If you’re looking for a translation service provider, you’ll inevitably be confronted with endless questions. We’ve previously explained what a translation agency does, but what’s the difference between working directly with a freelance translator and working with a translation agency?
What’s best: working directly with translators or with a translation agency?
Knowing exactly what a translation agency does is a big help for many clients when looking for the right translation service provider. But they may be thinking: why even get an agency involved at all? Wouldn’t it be better to work directly with a freelance translator and avoid the markup the agency will add?
The best option depends on your individual circumstances. There are a number of benefits from working with translation agencies rather than directly with freelancers that may apply to you:
- Specialization and versatility
Professional translators, interpreters and translation agencies usually specialize in a particular field, such as technical documentation (like MEINRAD), marketing or law. This benefits clients, as they get better translations: a specialist translator has the necessary expertise and experience with the technology, terminology, abbreviations etc. to produce high-quality work. But even if a language service provider focuses on technical documentation, for example, their clients will almost certainly need other types of translations from time to time as well – service agreements, press releases and so on. So translation agencies are always seeking to broaden their specialist expertise, in order to become a one-stop shop and offer these kinds of translations in addition to the technical texts they usually translate. This is easier for agencies than for individual freelancers, which means working with an agency is more likely to give you high-quality translations of all your texts.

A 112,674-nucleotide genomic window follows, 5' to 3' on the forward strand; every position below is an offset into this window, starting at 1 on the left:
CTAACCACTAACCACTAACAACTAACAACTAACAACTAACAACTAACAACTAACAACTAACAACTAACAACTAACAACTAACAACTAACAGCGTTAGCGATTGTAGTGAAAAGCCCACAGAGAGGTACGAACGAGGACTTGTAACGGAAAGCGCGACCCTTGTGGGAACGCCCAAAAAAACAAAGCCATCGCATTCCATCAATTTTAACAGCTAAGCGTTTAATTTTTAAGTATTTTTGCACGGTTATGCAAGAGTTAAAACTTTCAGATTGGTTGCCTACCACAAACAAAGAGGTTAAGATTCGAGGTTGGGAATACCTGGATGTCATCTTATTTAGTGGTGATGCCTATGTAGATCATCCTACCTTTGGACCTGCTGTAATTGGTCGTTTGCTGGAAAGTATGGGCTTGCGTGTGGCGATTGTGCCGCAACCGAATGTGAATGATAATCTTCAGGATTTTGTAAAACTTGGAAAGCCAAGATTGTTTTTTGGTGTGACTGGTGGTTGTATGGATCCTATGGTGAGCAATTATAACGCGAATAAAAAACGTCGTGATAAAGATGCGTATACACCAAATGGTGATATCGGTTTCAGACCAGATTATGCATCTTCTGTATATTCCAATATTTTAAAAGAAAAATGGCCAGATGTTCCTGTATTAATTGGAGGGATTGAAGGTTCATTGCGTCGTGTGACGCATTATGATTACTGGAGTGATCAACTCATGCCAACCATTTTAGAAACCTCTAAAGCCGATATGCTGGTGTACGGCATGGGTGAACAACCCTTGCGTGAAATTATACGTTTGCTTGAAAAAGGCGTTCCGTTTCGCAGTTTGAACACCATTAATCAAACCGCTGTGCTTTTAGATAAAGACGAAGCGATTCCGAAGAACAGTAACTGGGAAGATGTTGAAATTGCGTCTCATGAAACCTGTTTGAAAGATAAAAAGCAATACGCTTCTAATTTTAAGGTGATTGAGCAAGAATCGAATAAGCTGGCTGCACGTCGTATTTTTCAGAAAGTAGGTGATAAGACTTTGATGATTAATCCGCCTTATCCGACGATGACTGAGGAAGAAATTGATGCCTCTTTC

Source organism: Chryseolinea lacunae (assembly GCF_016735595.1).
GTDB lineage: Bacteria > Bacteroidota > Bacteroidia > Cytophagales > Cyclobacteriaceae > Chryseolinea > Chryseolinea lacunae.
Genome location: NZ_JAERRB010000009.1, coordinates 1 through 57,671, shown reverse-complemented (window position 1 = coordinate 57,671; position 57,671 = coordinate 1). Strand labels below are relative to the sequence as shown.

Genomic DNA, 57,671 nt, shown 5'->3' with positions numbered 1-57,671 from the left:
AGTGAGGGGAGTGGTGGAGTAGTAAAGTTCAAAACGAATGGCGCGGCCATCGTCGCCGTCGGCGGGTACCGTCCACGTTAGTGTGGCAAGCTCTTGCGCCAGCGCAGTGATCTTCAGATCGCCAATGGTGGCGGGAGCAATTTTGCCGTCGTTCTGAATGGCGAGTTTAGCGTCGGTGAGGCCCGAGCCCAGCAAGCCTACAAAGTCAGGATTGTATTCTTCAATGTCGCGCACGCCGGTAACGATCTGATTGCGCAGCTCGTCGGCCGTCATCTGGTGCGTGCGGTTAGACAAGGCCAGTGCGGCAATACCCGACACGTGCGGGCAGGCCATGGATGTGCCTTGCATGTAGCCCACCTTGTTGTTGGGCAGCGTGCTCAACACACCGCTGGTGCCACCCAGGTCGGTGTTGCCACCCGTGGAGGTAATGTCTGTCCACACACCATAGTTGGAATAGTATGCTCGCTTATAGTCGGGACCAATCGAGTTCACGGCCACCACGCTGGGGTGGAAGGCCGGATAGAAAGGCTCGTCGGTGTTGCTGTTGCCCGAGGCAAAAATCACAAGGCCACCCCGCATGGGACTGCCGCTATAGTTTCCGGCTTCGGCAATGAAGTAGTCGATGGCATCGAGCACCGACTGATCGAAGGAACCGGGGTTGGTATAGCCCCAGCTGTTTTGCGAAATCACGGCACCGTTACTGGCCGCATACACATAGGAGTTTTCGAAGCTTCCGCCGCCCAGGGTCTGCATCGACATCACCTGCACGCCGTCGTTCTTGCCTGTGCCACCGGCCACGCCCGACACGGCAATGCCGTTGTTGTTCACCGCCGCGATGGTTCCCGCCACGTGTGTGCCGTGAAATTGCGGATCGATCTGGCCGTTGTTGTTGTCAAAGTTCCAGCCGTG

- More capacity
Many businesses need translations into more than just one or two languages: in fact, it’s not uncommon for translation projects to involve 20 languages (or even more). One freelancer simply can’t offer this many languages – if they say they can, take that with a big pinch of salt – so a business would need to contact multiple freelancers in order to cover all the languages they need. And if they need revision as per the ISO 17100:2015 standard as well, they’ll need to work with double that number (20 languages means 40 freelancers). If this is your situation, it’s better to work with an agency. They’ll have the capacity to handle large translation projects, and you’ll get a project manager to oversee your project rather than having to manage it yourself.
- A smoother process
You’ll be grateful that you have a project manager when translators (as they inevitably will) ask questions about the source text. If the project involves multiple languages, the translators may well have the same questions: rather than you having to respond to each translator individually, the agency’s project manager will collate their questions and forward them on for you to answer.
- Technical expertise